As you may know, AT&T has had its sights set on T-Mobile for a while now, and the two had agreed that AT&T would be allowed to gobble up T-Mobile for a scant $39 billion. If you had your money on the merger getting blocked for antitrust violations, you were right. Today, the U.S. Government sued to block the merger on grounds that it would “substantially lessen competition,” at which point AT&T’s stock took a 5% hit. If the merger should happen to go through after all, we will see the birth of the largest mobile service provider in the United States.
Due to cancelation language written into the merger agreement, AT&T has some significant incentives to fight these antitrust allegations. If the deal fails to go through, AT&T owes T-Mobile a check for $3 billion and reduced charges for dialing into AT&Ts network as part of a package that’s worth somewhere around $7 billion.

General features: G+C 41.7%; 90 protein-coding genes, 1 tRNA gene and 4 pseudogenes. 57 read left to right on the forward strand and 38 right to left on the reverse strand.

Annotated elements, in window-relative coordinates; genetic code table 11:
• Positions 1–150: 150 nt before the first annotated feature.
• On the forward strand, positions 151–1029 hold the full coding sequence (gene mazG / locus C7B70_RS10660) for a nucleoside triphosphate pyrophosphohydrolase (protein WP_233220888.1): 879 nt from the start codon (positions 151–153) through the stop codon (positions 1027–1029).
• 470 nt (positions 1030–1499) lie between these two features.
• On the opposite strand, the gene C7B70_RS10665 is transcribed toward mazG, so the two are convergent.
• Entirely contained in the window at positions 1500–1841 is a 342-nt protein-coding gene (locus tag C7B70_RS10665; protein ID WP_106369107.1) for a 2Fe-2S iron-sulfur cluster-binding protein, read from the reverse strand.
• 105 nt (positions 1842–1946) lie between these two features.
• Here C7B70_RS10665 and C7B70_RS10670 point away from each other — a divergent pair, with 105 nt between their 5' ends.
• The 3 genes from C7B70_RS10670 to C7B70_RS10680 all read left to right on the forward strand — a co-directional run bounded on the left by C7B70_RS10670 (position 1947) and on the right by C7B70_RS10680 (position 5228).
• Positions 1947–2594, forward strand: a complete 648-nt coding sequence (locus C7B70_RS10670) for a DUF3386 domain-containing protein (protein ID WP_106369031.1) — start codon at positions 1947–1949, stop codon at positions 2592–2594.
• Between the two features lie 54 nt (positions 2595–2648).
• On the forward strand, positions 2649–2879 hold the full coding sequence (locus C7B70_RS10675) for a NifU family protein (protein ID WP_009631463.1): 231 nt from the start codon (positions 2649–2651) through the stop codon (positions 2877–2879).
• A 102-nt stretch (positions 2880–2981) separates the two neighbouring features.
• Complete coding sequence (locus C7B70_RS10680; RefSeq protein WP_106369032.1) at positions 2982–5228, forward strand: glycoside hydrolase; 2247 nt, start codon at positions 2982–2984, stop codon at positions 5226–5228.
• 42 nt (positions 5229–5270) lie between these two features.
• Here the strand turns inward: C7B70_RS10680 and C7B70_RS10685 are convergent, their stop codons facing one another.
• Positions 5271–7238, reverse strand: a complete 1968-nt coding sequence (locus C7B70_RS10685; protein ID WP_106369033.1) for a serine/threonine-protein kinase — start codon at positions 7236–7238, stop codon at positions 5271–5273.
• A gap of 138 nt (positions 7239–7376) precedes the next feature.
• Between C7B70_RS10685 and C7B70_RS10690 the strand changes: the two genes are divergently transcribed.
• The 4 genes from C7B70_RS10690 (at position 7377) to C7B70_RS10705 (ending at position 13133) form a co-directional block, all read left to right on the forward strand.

The implications of the merger, should it go through, are pretty far-reaching, so the antitrust action is understandable. AT&T and T-Mobile are the nation’s 2nd and 4th largest carriers respectively and while their merger would make them number 1 outright, it’s also worth mentioning that the two leading giants, Verizon and the AT&T/T-Mobile company would absoulutely bury third place service Sprint, whose stock has jumped nearly 10% since the first signs of antitrust action.
In late July, AT&T gave the FCC some studies that are intended to show that the merger would make for better metropolitan service, better connection overall and lower prices for all involved. At the moment, these are still being looked over. While it’s highly unlikely this deal will go through without some serious modification, if at all, Bloomberg.com quotes Andrew Gavil, a law professor at Howard University in Washington, as summing it up this way:
The fact that the Justice Department is challenging the deal doesn’t mean they won’t negotiate a resolution at some point.